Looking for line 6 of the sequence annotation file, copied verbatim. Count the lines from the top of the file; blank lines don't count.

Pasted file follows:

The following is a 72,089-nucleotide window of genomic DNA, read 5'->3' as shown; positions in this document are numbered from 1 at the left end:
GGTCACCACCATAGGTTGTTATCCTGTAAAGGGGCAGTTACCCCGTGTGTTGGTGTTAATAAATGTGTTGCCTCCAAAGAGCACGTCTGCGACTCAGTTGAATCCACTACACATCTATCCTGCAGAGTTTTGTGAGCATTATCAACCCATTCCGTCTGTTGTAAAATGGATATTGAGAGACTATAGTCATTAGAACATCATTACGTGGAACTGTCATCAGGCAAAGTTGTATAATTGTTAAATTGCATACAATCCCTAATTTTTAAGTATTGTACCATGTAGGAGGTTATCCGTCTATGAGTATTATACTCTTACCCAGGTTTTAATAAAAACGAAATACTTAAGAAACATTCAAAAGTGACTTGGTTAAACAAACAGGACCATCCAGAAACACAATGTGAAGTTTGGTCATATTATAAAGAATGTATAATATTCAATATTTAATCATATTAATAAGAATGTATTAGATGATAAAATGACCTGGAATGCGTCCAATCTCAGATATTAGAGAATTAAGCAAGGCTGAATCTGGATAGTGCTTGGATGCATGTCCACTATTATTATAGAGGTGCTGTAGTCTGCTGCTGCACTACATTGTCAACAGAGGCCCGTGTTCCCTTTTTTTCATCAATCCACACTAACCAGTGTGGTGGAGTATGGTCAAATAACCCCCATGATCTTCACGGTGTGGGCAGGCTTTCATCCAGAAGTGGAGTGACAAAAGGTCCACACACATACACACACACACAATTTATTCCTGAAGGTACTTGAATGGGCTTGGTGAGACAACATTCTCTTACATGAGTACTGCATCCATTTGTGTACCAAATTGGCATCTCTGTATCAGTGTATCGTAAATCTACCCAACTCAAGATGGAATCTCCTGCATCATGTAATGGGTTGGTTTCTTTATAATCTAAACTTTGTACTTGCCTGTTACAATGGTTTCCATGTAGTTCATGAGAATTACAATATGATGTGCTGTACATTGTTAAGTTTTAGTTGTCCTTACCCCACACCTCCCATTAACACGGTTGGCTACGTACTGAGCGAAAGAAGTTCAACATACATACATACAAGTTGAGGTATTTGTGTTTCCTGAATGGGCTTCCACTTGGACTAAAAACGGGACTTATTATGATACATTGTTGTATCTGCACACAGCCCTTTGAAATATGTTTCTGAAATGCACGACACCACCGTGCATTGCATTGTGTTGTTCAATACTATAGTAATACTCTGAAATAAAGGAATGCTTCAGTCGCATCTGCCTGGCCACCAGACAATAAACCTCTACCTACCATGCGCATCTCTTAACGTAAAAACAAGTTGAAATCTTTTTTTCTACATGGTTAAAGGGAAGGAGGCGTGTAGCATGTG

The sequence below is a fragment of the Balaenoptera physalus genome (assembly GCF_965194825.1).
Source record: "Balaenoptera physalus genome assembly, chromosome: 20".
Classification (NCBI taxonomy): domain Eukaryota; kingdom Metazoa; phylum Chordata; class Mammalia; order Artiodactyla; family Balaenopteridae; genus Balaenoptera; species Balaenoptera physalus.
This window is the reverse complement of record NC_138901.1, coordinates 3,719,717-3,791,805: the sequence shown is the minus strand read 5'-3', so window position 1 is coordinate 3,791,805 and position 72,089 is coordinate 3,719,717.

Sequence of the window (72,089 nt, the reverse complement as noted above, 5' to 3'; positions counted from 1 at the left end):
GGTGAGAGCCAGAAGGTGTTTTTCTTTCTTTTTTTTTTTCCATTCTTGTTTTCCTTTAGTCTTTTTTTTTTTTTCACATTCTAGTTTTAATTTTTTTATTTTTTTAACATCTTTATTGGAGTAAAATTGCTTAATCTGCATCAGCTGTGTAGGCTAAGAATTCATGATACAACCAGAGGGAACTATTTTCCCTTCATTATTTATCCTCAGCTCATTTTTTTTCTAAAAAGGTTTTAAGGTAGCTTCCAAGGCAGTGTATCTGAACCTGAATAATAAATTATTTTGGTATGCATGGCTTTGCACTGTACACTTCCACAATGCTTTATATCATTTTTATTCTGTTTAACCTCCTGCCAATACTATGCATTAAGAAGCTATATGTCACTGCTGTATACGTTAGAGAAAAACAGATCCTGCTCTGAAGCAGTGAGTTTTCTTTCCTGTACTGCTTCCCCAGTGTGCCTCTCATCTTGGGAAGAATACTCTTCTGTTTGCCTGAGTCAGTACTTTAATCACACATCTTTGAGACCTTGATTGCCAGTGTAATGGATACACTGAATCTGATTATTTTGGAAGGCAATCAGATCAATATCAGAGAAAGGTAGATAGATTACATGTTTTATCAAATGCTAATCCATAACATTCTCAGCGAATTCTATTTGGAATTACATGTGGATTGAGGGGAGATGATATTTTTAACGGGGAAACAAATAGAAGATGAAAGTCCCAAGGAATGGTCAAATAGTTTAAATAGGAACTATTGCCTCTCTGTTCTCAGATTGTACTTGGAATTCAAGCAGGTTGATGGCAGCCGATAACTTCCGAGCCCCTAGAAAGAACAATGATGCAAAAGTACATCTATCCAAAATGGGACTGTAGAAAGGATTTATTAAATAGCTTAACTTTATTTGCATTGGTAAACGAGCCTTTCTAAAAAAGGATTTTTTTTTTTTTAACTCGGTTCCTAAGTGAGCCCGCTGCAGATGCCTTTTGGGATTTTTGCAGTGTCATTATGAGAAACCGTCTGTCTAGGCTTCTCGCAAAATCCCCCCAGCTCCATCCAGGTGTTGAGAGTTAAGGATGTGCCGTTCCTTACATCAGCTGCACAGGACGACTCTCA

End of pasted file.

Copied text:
This window is the reverse complement of record NC_138901.1, coordinates 3,719,717-3,791,805: the sequence shown is the minus strand read 5'-3', so window position 1 is coordinate 3,791,805 and position 72,089 is coordinate 3,719,717.